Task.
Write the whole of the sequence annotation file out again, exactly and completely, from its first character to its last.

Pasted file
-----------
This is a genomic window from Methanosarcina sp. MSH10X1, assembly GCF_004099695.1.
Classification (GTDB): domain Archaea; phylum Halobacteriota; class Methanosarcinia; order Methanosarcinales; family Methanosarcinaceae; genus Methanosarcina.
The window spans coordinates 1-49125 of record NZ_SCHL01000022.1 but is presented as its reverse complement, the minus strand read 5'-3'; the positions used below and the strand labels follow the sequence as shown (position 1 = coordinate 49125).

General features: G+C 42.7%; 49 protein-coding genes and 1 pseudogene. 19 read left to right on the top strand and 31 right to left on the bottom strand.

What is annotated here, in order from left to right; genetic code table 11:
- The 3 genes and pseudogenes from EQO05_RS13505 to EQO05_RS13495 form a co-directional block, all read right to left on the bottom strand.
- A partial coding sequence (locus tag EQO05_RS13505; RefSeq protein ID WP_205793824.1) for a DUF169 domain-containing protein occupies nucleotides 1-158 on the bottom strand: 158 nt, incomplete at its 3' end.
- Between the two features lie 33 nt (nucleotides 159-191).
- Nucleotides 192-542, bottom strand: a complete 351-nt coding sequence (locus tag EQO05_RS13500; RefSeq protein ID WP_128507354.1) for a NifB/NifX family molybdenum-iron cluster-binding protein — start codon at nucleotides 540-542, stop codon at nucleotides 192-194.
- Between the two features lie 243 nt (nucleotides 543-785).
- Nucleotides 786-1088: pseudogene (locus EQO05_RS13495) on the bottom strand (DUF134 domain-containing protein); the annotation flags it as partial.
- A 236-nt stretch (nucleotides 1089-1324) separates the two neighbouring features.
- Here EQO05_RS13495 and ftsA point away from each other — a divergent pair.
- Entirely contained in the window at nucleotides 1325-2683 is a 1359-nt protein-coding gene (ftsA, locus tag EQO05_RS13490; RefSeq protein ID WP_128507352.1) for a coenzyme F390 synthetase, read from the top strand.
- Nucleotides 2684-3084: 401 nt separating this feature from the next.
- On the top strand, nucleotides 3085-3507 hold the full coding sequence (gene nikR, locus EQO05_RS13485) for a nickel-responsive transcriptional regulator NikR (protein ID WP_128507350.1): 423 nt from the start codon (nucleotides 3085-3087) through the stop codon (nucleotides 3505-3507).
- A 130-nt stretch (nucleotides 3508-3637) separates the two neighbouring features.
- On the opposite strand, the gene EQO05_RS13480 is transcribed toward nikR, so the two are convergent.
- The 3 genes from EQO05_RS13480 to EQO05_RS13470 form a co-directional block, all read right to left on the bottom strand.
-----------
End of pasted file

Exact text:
This is a genomic window from Methanosarcina sp. MSH10X1, assembly GCF_004099695.1.
Classification (GTDB): domain Archaea; phylum Halobacteriota; class Methanosarcinia; order Methanosarcinales; family Methanosarcinaceae; genus Methanosarcina.
The window spans coordinates 1-49125 of record NZ_SCHL01000022.1 but is presented as its reverse complement, the minus strand read 5'-3'; the positions used below and the strand labels follow the sequence as shown (position 1 = coordinate 49125).

General features: G+C 42.7%; 49 protein-coding genes and 1 pseudogene. 19 read left to right on the top strand and 31 right to left on the bottom strand.

What is annotated here, in order from left to right; genetic code table 11:
- The 3 genes and pseudogenes from EQO05_RS13505 to EQO05_RS13495 form a co-directional block, all read right to left on the bottom strand.
- A partial coding sequence (locus tag EQO05_RS13505; RefSeq protein ID WP_205793824.1) for a DUF169 domain-containing protein occupies nucleotides 1-158 on the bottom strand: 158 nt, incomplete at its 3' end.
- Between the two features lie 33 nt (nucleotides 159-191).
- Nucleotides 192-542, bottom strand: a complete 351-nt coding sequence (locus tag EQO05_RS13500; RefSeq protein ID WP_128507354.1) for a NifB/NifX family molybdenum-iron cluster-binding protein — start codon at nucleotides 540-542, stop codon at nucleotides 192-194.
- Between the two features lie 243 nt (nucleotides 543-785).
- Nucleotides 786-1088: pseudogene (locus EQO05_RS13495) on the bottom strand (DUF134 domain-containing protein); the annotation flags it as partial.
- A 236-nt stretch (nucleotides 1089-1324) separates the two neighbouring features.
- Here EQO05_RS13495 and ftsA point away from each other — a divergent pair.
- Entirely contained in the window at nucleotides 1325-2683 is a 1359-nt protein-coding gene (ftsA, locus tag EQO05_RS13490; RefSeq protein ID WP_128507352.1) for a coenzyme F390 synthetase, read from the top strand.
- Nucleotides 2684-3084: 401 nt separating this feature from the next.
- On the top strand, nucleotides 3085-3507 hold the full coding sequence (gene nikR, locus EQO05_RS13485) for a nickel-responsive transcriptional regulator NikR (protein ID WP_128507350.1): 423 nt from the start codon (nucleotides 3085-3087) through the stop codon (nucleotides 3505-3507).
- A 130-nt stretch (nucleotides 3508-3637) separates the two neighbouring features.
- On the opposite strand, the gene EQO05_RS13480 is transcribed toward nikR, so the two are convergent.
- The 3 genes from EQO05_RS13480 to EQO05_RS13470 form a co-directional block, all read right to left on the bottom strand.